Introduction to Autocorrelation Times


As of v1.3.0 there are two additional new convergence criterion in addition to maxGR and minTz used to evaluate whether or not the MCMC chains are converged/well-mixed. MinAfactor and maxArchange both rely on the autocorrelation time. While a more in-depth explanation of autocorrelation and its relation to convergence can be found in the documentation for emcee, we will provide a brief description here. The original RadVel convergence checks are also still in place and are described in Fulton et al. (2018).

Autocorrelation time is the number of steps the walker needs to take for the chain to “forget” its initial position. Therefore, it can be used to reduce the error in your MCMC run and to tell if it is well-mixed. Using emcee3, we can estimate this value for each parameter in an ensemble; if multiple ensembles are run, we combine their chains to receive the autocorrelation times.

As the chain progresses, the estimated value of the autocorrelation time (τ) becomes more accurate. In the plot below, you can see that the the estimated autocorrelation time quickly rises and then begins to plateau as it nears the true value.



The autocorrelation time can be used to evaluate whether or not a chain is sufficiently long to be considered well-mixed. Therefore, if N steps have been taken, N/τ ≥ c, where c is what we call the autocorrelation factor. The minimum autocorrelation factor to consider the chains converged is represented by the criterion minAfactor. The default value for minAfactor is 40, however we find that higher values may be useful, particularly for shorter runs; alternate values can be specified using the minAfactor argument when calling the MCMC.

The autocorrelation factor is calculated for each parameter and the minimum of these values is returned in real time as the MCMC run progresses. Once the minimum autocorrelation factor is above minAfactor, this criterion for convergence is met. Whether or not minAfactor has been satisfied can be seen in the autocorrelation plot below. Once the maximum autocorrelation time has passed the dashed line labeled ‘Autocorrelation Factor Criterion,’ the chain is likely converged. After five consecutive status checks appear past the dashed line, the MCMC will halt if all other criterion have also been met.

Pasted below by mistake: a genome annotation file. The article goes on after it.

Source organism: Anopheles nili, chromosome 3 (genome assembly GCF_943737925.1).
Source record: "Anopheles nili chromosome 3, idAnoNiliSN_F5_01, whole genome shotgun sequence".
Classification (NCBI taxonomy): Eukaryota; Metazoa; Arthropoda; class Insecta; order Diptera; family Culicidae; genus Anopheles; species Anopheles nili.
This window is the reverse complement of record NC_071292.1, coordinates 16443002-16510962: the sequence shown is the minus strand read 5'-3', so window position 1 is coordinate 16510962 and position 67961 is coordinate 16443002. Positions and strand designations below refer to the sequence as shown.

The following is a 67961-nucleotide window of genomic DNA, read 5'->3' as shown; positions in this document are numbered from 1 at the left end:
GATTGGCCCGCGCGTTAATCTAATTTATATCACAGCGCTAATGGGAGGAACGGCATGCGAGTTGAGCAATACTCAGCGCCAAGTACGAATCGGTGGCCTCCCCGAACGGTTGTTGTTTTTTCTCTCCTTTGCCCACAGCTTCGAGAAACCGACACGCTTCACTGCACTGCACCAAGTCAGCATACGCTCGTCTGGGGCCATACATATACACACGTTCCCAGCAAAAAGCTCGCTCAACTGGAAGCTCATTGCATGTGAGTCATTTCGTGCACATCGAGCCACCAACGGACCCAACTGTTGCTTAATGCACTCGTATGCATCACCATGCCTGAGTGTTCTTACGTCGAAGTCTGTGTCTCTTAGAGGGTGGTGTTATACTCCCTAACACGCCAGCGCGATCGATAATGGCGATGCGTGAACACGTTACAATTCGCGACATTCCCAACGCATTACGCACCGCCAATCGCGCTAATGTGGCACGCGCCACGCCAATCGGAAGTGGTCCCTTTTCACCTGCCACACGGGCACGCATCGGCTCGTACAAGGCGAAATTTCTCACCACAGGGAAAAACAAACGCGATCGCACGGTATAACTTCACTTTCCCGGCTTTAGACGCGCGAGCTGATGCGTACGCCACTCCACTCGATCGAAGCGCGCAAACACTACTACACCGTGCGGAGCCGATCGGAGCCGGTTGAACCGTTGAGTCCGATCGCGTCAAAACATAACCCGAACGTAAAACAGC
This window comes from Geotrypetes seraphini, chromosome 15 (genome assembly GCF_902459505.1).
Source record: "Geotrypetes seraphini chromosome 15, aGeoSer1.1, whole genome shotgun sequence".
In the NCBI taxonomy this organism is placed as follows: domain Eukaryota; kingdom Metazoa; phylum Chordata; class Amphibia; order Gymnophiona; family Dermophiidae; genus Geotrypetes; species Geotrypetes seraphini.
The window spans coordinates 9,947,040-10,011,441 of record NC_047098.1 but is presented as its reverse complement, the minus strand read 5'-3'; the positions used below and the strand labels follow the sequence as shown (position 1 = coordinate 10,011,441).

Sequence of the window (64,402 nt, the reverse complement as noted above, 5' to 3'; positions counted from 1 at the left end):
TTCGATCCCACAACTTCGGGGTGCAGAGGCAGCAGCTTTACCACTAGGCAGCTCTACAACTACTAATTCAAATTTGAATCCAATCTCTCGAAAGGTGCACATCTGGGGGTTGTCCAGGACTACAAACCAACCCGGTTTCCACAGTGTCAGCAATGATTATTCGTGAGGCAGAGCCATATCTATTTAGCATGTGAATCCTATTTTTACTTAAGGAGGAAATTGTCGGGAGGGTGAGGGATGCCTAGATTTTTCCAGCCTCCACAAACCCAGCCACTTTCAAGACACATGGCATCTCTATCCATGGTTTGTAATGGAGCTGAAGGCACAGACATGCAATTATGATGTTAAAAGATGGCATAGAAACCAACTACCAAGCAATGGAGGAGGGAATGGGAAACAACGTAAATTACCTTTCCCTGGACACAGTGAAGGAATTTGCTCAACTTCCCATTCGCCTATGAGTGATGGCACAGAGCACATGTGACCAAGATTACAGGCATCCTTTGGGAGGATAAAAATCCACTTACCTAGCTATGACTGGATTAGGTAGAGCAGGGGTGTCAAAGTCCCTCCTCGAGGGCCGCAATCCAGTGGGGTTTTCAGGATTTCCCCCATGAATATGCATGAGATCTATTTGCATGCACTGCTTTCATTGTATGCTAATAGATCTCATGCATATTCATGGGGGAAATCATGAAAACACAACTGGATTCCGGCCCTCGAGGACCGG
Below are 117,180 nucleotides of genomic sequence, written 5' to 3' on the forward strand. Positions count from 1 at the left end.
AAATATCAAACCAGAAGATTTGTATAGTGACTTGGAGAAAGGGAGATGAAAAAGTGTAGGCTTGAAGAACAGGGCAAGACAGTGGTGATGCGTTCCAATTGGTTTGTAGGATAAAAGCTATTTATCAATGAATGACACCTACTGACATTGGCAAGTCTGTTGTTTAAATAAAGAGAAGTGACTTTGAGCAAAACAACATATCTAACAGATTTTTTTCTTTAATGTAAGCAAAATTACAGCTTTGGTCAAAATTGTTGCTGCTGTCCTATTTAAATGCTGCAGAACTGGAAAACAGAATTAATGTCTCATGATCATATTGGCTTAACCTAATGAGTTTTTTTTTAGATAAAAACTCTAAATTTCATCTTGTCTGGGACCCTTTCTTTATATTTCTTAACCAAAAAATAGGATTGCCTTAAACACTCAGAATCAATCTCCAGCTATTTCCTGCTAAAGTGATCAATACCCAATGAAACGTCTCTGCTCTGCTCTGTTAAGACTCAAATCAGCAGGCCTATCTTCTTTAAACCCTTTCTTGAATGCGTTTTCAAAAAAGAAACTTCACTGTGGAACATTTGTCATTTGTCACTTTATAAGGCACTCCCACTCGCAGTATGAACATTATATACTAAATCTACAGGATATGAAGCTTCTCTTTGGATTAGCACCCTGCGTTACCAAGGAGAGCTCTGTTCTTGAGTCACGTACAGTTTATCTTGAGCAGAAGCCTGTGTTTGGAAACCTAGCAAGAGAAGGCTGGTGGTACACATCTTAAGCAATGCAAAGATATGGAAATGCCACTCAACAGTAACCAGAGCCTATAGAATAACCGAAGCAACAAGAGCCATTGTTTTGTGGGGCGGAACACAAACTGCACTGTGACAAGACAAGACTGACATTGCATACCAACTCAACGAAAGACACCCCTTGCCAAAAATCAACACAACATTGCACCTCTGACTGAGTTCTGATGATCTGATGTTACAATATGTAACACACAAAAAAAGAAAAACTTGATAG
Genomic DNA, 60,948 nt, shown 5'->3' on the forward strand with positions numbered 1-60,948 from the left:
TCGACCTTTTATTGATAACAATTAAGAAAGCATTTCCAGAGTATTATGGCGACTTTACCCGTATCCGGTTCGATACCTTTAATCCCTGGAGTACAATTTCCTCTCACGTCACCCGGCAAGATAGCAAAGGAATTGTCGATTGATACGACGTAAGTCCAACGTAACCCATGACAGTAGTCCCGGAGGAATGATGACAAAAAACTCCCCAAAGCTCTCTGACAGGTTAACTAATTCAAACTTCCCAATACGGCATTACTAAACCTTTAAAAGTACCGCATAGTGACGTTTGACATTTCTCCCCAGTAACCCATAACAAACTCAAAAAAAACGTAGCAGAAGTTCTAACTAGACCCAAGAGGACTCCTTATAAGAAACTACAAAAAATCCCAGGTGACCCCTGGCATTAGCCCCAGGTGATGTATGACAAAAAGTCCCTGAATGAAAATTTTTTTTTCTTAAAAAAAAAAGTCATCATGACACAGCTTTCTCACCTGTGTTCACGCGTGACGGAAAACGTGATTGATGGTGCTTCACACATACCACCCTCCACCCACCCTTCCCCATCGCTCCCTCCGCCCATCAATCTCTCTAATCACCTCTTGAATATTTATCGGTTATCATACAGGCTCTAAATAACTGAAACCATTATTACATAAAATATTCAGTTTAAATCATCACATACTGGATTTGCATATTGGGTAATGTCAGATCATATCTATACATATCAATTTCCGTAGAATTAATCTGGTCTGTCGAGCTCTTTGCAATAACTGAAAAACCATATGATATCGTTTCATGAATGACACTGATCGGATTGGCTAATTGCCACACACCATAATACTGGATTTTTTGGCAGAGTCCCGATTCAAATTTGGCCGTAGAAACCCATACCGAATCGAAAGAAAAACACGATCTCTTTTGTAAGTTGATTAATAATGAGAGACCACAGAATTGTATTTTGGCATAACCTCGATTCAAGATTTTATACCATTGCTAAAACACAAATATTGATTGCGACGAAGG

While we want the autocorrelation factor to be sufficiently large, we want to make sure that it is being calculated with an accurate estimate of the autocorrelation time. We know our estimate for τ is accurate once it begins to plateau, allowing us to use the relative change in the autocorrelation time to infer whether or not the estimate is reliable. We calculate the relative change in autocorrelation time for each parameter between every convergence check. The largest of these values is also returned in real time and for the chain to be considered converged, it must fall below the criterion maxArchange.

The default value for maxArchange is .03, where we consider the autocorrelation time to be leveling off. Rarely should you need to increase the maxArchange argument when running radvel mcmc, but for more conservative criterion, you may want to decrease it, particularly for long chains with large autocorrelation times (in such cases, the relative change may be smaller, but τ has not reached its plateau).